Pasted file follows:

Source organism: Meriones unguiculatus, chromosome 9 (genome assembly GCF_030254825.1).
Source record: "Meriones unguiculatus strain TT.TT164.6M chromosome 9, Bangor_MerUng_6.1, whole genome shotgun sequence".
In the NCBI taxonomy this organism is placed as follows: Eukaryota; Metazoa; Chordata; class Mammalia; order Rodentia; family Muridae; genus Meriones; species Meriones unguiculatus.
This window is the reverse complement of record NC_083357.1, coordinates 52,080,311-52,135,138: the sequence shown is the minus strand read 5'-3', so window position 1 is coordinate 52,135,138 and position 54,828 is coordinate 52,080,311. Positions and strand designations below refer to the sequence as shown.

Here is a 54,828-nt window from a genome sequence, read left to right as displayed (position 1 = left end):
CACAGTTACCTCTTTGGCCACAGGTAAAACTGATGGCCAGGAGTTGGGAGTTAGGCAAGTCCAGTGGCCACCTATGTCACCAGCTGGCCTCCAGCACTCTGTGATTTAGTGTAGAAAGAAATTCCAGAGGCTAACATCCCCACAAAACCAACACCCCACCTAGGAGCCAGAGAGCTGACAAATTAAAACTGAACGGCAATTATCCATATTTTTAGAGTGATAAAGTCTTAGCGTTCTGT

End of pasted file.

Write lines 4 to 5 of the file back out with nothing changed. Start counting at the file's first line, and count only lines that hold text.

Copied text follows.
This window is the reverse complement of record NC_083357.1, coordinates 52,080,311-52,135,138: the sequence shown is the minus strand read 5'-3', so window position 1 is coordinate 52,135,138 and position 54,828 is coordinate 52,080,311. Positions and strand designations below refer to the sequence as shown.

Here is a 54,828-nt window from a genome sequence, read left to right as displayed (position 1 = left end):